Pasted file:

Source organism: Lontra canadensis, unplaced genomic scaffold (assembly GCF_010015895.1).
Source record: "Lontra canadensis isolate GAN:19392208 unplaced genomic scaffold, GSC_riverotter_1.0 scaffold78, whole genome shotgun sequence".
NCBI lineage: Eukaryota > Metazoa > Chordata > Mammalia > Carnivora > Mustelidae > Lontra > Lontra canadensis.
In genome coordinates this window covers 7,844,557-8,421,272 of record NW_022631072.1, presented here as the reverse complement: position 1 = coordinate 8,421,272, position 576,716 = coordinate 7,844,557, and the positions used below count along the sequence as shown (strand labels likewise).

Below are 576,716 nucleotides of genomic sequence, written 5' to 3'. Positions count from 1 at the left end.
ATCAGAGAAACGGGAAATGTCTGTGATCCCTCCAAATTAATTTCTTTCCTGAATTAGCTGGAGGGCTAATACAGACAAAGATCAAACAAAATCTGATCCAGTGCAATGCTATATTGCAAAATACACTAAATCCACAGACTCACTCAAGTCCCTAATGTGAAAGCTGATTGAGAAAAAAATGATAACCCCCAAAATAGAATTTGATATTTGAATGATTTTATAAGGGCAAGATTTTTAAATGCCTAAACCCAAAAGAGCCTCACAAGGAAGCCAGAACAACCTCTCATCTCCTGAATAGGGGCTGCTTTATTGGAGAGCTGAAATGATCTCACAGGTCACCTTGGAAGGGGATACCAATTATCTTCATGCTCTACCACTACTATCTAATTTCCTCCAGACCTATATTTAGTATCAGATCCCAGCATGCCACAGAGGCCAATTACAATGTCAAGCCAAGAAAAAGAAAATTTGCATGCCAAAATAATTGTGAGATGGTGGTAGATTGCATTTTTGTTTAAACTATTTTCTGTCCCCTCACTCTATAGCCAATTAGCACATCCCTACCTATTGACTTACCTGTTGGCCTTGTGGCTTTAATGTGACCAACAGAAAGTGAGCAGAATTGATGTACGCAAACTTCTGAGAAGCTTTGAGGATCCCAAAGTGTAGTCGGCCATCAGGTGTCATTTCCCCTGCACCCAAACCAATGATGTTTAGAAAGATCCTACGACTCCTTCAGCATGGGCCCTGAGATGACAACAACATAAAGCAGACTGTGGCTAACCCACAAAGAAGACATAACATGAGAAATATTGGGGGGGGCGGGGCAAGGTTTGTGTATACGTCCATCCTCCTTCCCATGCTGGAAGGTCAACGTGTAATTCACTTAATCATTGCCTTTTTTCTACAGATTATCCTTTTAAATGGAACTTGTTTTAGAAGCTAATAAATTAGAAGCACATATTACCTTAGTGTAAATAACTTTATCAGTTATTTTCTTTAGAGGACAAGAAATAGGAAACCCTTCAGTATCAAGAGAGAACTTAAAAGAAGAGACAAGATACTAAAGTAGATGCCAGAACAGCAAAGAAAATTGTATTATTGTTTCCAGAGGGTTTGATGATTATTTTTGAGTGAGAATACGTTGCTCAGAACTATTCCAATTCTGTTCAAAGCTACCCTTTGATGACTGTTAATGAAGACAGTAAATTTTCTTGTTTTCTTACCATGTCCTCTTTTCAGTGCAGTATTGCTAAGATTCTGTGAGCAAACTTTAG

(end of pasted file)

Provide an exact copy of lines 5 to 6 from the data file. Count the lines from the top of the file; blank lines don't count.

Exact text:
Below are 576,716 nucleotides of genomic sequence, written 5' to 3'. Positions count from 1 at the left end.
ATCAGAGAAACGGGAAATGTCTGTGATCCCTCCAAATTAATTTCTTTCCTGAATTAGCTGGAGGGCTAATACAGACAAAGATCAAACAAAATCTGATCCAGTGCAATGCTATATTGCAAAATACACTAAATCCACAGACTCACTCAAGTCCCTAATGTGAAAGCTGATTGAGAAAAAAATGATAACCCCCAAAATAGAATTTGATATTTGAATGATTTTATAAGGGCAAGATTTTTAAATGCCTAAACCCAAAAGAGCCTCACAAGGAAGCCAGAACAACCTCTCATCTCCTGAATAGGGGCTGCTTTATTGGAGAGCTGAAATGATCTCACAGGTCACCTTGGAAGGGGATACCAATTATCTTCATGCTCTACCACTACTATCTAATTTCCTCCAGACCTATATTTAGTATCAGATCCCAGCATGCCACAGAGGCCAATTACAATGTCAAGCCAAGAAAAAGAAAATTTGCATGCCAAAATAATTGTGAGATGGTGGTAGATTGCATTTTTGTTTAAACTATTTTCTGTCCCCTCACTCTATAGCCAATTAGCACATCCCTACCTATTGACTTACCTGTTGGCCTTGTGGCTTTAATGTGACCAACAGAAAGTGAGCAGAATTGATGTACGCAAACTTCTGAGAAGCTTTGAGGATCCCAAAGTGTAGTCGGCCATCAGGTGTCATTTCCCCTGCACCCAAACCAATGATGTTTAGAAAGATCCTACGACTCCTTCAGCATGGGCCCTGAGATGACAACAACATAAAGCAGACTGTGGCTAACCCACAAAGAAGACATAACATGAGAAATATTGGGGGGGGCGGGGCAAGGTTTGTGTATACGTCCATCCTCCTTCCCATGCTGGAAGGTCAACGTGTAATTCACTTAATCATTGCCTTTTTTCTACAGATTATCCTTTTAAATGGAACTTGTTTTAGAAGCTAATAAATTAGAAGCACATATTACCTTAGTGTAAATAACTTTATCAGTTATTTTCTTTAGAGGACAAGAAATAGGAAACCCTTCAGTATCAAGAGAGAACTTAAAAGAAGAGACAAGATACTAAAGTAGATGCCAGAACAGCAAAGAAAATTGTATTATTGTTTCCAGAGGGTTTGATGATTATTTTTGAGTGAGAATACGTTGCTCAGAACTATTCCAATTCTGTTCAAAGCTACCCTTTGATGACTGTTAATGAAGACAGTAAATTTTCTTGTTTTCTTACCATGTCCTCTTTTCAGTGCAGTATTGCTAAGATTCTGTGAGCAAACTTTAG